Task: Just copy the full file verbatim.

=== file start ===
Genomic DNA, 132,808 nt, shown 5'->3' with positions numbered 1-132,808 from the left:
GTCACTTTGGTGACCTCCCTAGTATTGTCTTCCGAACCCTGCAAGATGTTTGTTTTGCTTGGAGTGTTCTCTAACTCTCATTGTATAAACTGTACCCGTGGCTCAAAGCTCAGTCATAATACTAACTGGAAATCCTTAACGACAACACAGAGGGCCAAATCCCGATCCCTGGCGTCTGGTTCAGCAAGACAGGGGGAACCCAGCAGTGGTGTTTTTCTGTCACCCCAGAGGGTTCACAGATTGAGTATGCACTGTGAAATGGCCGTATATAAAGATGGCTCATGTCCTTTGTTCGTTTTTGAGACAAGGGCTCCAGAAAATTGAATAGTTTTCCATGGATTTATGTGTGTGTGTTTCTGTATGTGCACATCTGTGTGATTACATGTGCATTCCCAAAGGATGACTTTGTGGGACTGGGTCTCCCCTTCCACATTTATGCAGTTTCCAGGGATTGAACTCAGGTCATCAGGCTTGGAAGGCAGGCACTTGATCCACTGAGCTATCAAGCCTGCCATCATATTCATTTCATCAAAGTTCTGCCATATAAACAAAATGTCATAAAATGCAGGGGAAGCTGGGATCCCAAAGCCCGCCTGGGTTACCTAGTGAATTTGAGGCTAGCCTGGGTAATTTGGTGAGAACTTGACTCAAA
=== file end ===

Genomic DNA, 132,808 nt, shown 5'->3' with positions numbered 1-132,808 from the left:
GTCACTTTGGTGACCTCCCTAGTATTGTCTTCCGAACCCTGCAAGATGTTTGTTTTGCTTGGAGTGTTCTCTAACTCTCATTGTATAAACTGTACCCGTGGCTCAAAGCTCAGTCATAATACTAACTGGAAATCCTTAACGACAACACAGAGGGCCAAATCCCGATCCCTGGCGTCTGGTTCAGCAAGACAGGGGGAACCCAGCAGTGGTGTTTTTCTGTCACCCCAGAGGGTTCACAGATTGAGTATGCACTGTGAAATGGCCGTATATAAAGATGGCTCATGTCCTTTGTTCGTTTTTGAGACAAGGGCTCCAGAAAATTGAATAGTTTTCCATGGATTTATGTGTGTGTGTTTCTGTATGTGCACATCTGTGTGATTACATGTGCATTCCCAAAGGATGACTTTGTGGGACTGGGTCTCCCCTTCCACATTTATGCAGTTTCCAGGGATTGAACTCAGGTCATCAGGCTTGGAAGGCAGGCACTTGATCCACTGAGCTATCAAGCCTGCCATCATATTCATTTCATCAAAGTTCTGCCATATAAACAAAATGTCATAAAATGCAGGGGAAGCTGGGATCCCAAAGCCCGCCTGGGTTACCTAGTGAATTTGAGGCTAGCCTGGGTAATTTGGTGAGAACTTGACTCAAA